The underlying theme of his book, as Shaffer describes it, is "that our traditional institutional model [of government] is not only no longer useful to, but actually destructive of, the purposes for which we have long embraced it. This book will suggest and explore an alternative model for the peaceful and productive conduct of society." (25) This paradigm is based "on the principle of the private ownership of property; that freedom is possible only when private ownership claims are respected”; and that the very "existence of political systems" means that private property has been violated. (xiii) Using private property as a yardstick three critical questions need be answered in any social conflict – 1) Whose property is it? 2) Who has aggressed? and 3) Who has been aggressed against? With a slightly different twist, one can determine the amount of government aggression in society by asking – how much of a criminal does one become by minding one's own business; and to what extent do government employees confiscate property? In short, if you can ignore the government, by using your own property as you choose, and if the government does not put you in jail or seize your property for failure to pay your taxes, then you're probably facing an institution that possesses little coercive power.

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One of the recurring observations throughout this book is that regardless of "[w]hatever system of ownership is in place, someone will exercise decisional authority over property." (6) Whether one is living under Hitler's national socialism, Stalin's communism, Britain's Fabianism, or American democracy every political system must answer the question: "how are decisions to be made in the world, and who will make them?" (9) The reason for this is the “need of all living things to occupy space and ingest energy." (133) "Each of us must be able to exclude others from the use and consumption of resources necessary for our survival." (123) In other words, private property “is at the core of” our humanness and “our well-being.” (133) We must own ourselves and then the property that we require for survival.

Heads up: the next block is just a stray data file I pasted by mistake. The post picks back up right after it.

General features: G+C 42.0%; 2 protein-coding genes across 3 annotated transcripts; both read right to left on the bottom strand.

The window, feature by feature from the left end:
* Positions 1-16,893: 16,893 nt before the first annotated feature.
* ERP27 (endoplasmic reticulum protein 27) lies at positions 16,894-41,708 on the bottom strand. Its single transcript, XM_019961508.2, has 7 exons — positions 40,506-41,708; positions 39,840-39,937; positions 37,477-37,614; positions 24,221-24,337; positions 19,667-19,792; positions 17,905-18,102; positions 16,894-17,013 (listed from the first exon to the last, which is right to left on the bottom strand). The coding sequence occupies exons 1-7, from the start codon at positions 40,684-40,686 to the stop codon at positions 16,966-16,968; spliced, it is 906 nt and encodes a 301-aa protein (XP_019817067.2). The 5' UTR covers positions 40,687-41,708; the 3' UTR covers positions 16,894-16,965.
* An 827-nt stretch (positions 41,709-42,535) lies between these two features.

A perfect example of how a collectivist system must answer the question “who decides on the use of scarce resources” is found in a short scene from Nien Cheng's Life and Death in Shanghai (pp. 406–407 in the 1988 edition). The author, after having been imprisoned for six years, was released and wanted to have a brick wall constructed in order to create a small bedroom in her hallway. In order to do so, she had to bribe the driver of an electrical utility truck to help transport the bricks. In answer to the author's query as to whether this was legal, and whether or not the mileage and gas consumption of the truck was checked, the driver answered

"Don't forget, in a socialist state, everything belongs to the people. You and I are part of the people." …

"Well to tell you the truth, I feel uneasy about using this truck, for my private purposes. I don't really think it's right."

"We have public ownership in China. Right? Who is the public? We are. Right?"